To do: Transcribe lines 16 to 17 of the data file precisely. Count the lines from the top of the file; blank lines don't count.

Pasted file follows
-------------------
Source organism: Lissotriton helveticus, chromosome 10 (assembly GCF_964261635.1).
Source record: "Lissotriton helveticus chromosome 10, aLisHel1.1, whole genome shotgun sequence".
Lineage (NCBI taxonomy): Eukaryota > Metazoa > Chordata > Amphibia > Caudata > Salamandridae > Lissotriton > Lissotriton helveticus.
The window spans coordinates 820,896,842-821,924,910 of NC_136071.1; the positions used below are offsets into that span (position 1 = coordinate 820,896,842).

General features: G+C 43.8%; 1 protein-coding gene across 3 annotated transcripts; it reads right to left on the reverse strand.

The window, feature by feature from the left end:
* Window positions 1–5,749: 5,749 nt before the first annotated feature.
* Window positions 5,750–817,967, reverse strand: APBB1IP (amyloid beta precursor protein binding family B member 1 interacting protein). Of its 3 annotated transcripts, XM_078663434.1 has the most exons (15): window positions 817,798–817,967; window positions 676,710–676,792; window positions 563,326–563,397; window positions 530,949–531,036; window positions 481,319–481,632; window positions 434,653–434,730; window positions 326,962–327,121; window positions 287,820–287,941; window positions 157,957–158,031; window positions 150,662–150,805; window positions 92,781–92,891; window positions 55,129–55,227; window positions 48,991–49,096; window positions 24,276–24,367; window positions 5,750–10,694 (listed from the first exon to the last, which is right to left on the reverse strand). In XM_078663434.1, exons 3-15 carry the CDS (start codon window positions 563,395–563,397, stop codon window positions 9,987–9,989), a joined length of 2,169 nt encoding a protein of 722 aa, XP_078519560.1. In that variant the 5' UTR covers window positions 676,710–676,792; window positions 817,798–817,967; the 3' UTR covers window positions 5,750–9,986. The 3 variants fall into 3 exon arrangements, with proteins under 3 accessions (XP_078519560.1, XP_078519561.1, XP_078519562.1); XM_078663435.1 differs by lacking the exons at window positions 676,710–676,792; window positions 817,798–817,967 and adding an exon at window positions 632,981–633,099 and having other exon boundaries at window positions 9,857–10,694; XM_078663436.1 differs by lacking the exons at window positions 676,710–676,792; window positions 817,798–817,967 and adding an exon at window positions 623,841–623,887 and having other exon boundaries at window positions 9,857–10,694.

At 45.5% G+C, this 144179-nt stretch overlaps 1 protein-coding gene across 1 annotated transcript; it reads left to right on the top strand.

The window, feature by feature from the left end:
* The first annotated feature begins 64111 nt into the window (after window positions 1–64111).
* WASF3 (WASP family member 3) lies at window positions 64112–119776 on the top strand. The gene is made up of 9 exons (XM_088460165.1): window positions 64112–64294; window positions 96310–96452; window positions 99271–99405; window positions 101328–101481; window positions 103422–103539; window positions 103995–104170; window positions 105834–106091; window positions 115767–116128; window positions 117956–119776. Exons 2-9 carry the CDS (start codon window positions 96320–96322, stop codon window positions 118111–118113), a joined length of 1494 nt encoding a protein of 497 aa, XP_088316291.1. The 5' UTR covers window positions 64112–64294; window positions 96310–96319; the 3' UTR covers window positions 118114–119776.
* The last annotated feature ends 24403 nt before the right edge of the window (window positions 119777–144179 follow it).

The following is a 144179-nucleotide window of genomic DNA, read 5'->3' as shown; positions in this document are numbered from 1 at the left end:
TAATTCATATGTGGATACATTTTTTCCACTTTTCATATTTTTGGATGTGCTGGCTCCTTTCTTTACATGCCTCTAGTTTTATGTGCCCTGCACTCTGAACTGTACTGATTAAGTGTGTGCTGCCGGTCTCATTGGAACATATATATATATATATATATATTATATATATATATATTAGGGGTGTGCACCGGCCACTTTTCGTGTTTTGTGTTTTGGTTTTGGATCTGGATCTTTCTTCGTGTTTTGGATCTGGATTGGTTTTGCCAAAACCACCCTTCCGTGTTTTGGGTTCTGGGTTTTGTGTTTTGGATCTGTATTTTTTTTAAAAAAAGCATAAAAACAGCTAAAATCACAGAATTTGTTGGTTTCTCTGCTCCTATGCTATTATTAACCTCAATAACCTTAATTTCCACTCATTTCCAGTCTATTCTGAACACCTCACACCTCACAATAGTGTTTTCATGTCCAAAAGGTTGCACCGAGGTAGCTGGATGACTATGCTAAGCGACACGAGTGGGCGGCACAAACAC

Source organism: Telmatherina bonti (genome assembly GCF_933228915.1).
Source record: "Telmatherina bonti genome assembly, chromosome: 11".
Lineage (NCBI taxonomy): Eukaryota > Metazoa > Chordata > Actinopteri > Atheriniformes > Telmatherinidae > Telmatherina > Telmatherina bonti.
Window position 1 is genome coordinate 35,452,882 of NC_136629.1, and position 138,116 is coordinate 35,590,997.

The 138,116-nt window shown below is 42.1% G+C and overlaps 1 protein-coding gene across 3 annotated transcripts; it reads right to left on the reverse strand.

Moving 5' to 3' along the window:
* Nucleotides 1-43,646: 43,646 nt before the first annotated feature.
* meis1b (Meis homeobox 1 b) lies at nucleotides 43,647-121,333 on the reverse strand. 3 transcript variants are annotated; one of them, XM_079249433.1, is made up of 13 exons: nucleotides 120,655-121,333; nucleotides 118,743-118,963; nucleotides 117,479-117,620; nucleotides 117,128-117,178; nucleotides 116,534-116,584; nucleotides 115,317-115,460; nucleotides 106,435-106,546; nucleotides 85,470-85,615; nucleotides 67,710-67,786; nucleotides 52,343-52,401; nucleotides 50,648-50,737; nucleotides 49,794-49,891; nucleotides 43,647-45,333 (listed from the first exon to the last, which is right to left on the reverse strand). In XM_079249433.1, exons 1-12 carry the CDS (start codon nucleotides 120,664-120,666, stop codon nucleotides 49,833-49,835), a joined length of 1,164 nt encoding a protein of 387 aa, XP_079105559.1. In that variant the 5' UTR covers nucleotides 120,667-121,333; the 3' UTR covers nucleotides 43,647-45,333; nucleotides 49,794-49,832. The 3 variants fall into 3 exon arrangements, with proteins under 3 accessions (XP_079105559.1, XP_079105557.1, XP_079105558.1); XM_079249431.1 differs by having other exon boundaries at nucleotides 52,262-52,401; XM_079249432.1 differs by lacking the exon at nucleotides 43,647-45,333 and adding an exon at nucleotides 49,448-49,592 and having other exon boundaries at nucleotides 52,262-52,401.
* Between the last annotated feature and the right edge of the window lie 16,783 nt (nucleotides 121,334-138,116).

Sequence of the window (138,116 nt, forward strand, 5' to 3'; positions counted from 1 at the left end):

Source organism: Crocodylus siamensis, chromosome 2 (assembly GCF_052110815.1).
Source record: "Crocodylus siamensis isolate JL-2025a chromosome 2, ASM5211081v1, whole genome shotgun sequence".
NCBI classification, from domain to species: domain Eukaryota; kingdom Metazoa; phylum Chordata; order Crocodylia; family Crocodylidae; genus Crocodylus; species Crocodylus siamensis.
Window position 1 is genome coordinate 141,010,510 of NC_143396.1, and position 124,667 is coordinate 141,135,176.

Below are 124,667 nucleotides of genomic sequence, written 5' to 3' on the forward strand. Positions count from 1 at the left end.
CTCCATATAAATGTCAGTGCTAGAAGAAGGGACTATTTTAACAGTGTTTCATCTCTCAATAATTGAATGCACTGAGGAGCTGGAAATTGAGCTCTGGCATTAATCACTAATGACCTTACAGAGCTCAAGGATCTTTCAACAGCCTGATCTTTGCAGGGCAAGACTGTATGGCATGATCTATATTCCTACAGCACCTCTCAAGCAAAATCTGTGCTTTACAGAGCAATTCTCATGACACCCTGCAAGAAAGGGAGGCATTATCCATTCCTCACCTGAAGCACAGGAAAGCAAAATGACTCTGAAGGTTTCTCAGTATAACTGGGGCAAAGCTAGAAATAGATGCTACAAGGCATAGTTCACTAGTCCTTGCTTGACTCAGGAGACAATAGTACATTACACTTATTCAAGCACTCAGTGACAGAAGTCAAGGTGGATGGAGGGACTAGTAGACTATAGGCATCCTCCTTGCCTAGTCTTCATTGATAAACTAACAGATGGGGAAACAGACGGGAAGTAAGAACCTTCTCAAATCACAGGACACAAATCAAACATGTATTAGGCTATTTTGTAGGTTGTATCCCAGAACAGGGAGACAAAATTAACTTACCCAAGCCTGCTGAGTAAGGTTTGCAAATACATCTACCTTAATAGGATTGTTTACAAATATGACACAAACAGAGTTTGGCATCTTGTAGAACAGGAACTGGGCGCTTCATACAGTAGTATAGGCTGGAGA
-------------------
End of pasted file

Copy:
Source organism: Telmatherina bonti (genome assembly GCF_933228915.1).
Source record: "Telmatherina bonti genome assembly, chromosome: 11".